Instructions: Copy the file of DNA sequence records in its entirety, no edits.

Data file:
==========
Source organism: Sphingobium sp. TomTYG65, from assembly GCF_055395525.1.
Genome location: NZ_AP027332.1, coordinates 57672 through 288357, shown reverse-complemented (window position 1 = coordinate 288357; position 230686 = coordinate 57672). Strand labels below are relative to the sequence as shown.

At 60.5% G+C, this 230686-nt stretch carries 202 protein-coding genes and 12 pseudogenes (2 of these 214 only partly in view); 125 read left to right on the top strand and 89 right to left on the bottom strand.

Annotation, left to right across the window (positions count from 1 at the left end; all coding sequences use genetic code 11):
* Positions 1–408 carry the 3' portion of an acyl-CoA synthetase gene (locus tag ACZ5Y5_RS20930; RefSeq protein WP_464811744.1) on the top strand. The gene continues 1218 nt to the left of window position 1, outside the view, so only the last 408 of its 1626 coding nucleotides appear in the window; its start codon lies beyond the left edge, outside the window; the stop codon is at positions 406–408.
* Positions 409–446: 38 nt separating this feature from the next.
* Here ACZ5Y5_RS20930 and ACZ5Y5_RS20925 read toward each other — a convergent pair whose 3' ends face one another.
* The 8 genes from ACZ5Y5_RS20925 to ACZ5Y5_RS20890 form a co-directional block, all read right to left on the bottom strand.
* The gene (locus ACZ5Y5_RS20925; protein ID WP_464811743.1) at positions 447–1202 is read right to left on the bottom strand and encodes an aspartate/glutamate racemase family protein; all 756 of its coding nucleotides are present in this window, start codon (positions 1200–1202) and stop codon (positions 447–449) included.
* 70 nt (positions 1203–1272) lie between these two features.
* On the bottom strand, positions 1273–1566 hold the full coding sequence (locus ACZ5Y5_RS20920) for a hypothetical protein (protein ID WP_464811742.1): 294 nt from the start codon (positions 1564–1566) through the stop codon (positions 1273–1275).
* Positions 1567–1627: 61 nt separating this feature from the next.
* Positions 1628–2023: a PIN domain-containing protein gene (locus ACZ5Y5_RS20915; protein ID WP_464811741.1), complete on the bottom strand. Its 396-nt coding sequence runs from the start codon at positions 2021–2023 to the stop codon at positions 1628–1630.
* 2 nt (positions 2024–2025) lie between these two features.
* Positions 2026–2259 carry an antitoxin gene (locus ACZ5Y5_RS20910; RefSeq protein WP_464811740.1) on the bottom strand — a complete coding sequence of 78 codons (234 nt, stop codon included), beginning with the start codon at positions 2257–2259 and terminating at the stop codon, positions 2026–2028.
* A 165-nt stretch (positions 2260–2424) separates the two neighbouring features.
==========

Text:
Source organism: Sphingobium sp. TomTYG65, from assembly GCF_055395525.1.
Genome location: NZ_AP027332.1, coordinates 57672 through 288357, shown reverse-complemented (window position 1 = coordinate 288357; position 230686 = coordinate 57672). Strand labels below are relative to the sequence as shown.

At 60.5% G+C, this 230686-nt stretch carries 202 protein-coding genes and 12 pseudogenes (2 of these 214 only partly in view); 125 read left to right on the top strand and 89 right to left on the bottom strand.

Annotation, left to right across the window (positions count from 1 at the left end; all coding sequences use genetic code 11):
* Positions 1–408 carry the 3' portion of an acyl-CoA synthetase gene (locus tag ACZ5Y5_RS20930; RefSeq protein WP_464811744.1) on the top strand. The gene continues 1218 nt to the left of window position 1, outside the view, so only the last 408 of its 1626 coding nucleotides appear in the window; its start codon lies beyond the left edge, outside the window; the stop codon is at positions 406–408.
* Positions 409–446: 38 nt separating this feature from the next.
* Here ACZ5Y5_RS20930 and ACZ5Y5_RS20925 read toward each other — a convergent pair whose 3' ends face one another.
* The 8 genes from ACZ5Y5_RS20925 to ACZ5Y5_RS20890 form a co-directional block, all read right to left on the bottom strand.
* The gene (locus ACZ5Y5_RS20925; protein ID WP_464811743.1) at positions 447–1202 is read right to left on the bottom strand and encodes an aspartate/glutamate racemase family protein; all 756 of its coding nucleotides are present in this window, start codon (positions 1200–1202) and stop codon (positions 447–449) included.
* 70 nt (positions 1203–1272) lie between these two features.
* On the bottom strand, positions 1273–1566 hold the full coding sequence (locus ACZ5Y5_RS20920) for a hypothetical protein (protein ID WP_464811742.1): 294 nt from the start codon (positions 1564–1566) through the stop codon (positions 1273–1275).
* Positions 1567–1627: 61 nt separating this feature from the next.
* Positions 1628–2023: a PIN domain-containing protein gene (locus ACZ5Y5_RS20915; protein ID WP_464811741.1), complete on the bottom strand. Its 396-nt coding sequence runs from the start codon at positions 2021–2023 to the stop codon at positions 1628–1630.
* 2 nt (positions 2024–2025) lie between these two features.
* Positions 2026–2259 carry an antitoxin gene (locus ACZ5Y5_RS20910; RefSeq protein WP_464811740.1) on the bottom strand — a complete coding sequence of 78 codons (234 nt, stop codon included), beginning with the start codon at positions 2257–2259 and terminating at the stop codon, positions 2026–2028.
* A 165-nt stretch (positions 2260–2424) separates the two neighbouring features.